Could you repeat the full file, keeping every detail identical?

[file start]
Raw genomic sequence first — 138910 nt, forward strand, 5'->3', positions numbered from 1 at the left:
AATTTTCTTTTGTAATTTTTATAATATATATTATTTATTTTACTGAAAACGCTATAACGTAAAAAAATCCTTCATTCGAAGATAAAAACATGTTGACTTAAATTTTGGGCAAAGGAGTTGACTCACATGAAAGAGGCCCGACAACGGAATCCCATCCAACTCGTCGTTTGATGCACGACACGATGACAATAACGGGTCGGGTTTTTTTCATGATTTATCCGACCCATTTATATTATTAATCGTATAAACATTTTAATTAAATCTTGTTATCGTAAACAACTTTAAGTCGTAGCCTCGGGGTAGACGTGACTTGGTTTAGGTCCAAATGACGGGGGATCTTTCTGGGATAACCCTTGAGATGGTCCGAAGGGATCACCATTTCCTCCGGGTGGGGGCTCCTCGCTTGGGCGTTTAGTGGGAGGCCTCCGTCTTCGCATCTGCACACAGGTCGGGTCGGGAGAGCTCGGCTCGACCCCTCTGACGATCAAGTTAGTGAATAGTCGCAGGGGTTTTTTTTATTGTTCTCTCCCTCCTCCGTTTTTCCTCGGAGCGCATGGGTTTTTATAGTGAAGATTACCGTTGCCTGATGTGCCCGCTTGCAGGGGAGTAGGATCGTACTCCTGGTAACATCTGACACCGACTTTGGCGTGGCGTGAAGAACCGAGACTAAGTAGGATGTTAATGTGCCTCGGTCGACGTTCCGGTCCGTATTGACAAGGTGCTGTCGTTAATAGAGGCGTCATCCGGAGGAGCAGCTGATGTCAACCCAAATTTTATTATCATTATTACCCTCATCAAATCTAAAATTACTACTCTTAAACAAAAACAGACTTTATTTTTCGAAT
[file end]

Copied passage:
Raw genomic sequence first — 138910 nt, forward strand, 5'->3', positions numbered from 1 at the left:
AATTTTCTTTTGTAATTTTTATAATATATATTATTTATTTTACTGAAAACGCTATAACGTAAAAAAATCCTTCATTCGAAGATAAAAACATGTTGACTTAAATTTTGGGCAAAGGAGTTGACTCACATGAAAGAGGCCCGACAACGGAATCCCATCCAACTCGTCGTTTGATGCACGACACGATGACAATAACGGGTCGGGTTTTTTTCATGATTTATCCGACCCATTTATATTATTAATCGTATAAACATTTTAATTAAATCTTGTTATCGTAAACAACTTTAAGTCGTAGCCTCGGGGTAGACGTGACTTGGTTTAGGTCCAAATGACGGGGGATCTTTCTGGGATAACCCTTGAGATGGTCCGAAGGGATCACCATTTCCTCCGGGTGGGGGCTCCTCGCTTGGGCGTTTAGTGGGAGGCCTCCGTCTTCGCATCTGCACACAGGTCGGGTCGGGAGAGCTCGGCTCGACCCCTCTGACGATCAAGTTAGTGAATAGTCGCAGGGGTTTTTTTTATTGTTCTCTCCCTCCTCCGTTTTTCCTCGGAGCGCATGGGTTTTTATAGTGAAGATTACCGTTGCCTGATGTGCCCGCTTGCAGGGGAGTAGGATCGTACTCCTGGTAACATCTGACACCGACTTTGGCGTGGCGTGAAGAACCGAGACTAAGTAGGATGTTAATGTGCCTCGGTCGACGTTCCGGTCCGTATTGACAAGGTGCTGTCGTTAATAGAGGCGTCATCCGGAGGAGCAGCTGATGTCAACCCAAATTTTATTATCATTATTACCCTCATCAAATCTAAAATTACTACTCTTAAACAAAAACAGACTTTATTTTTCGAAT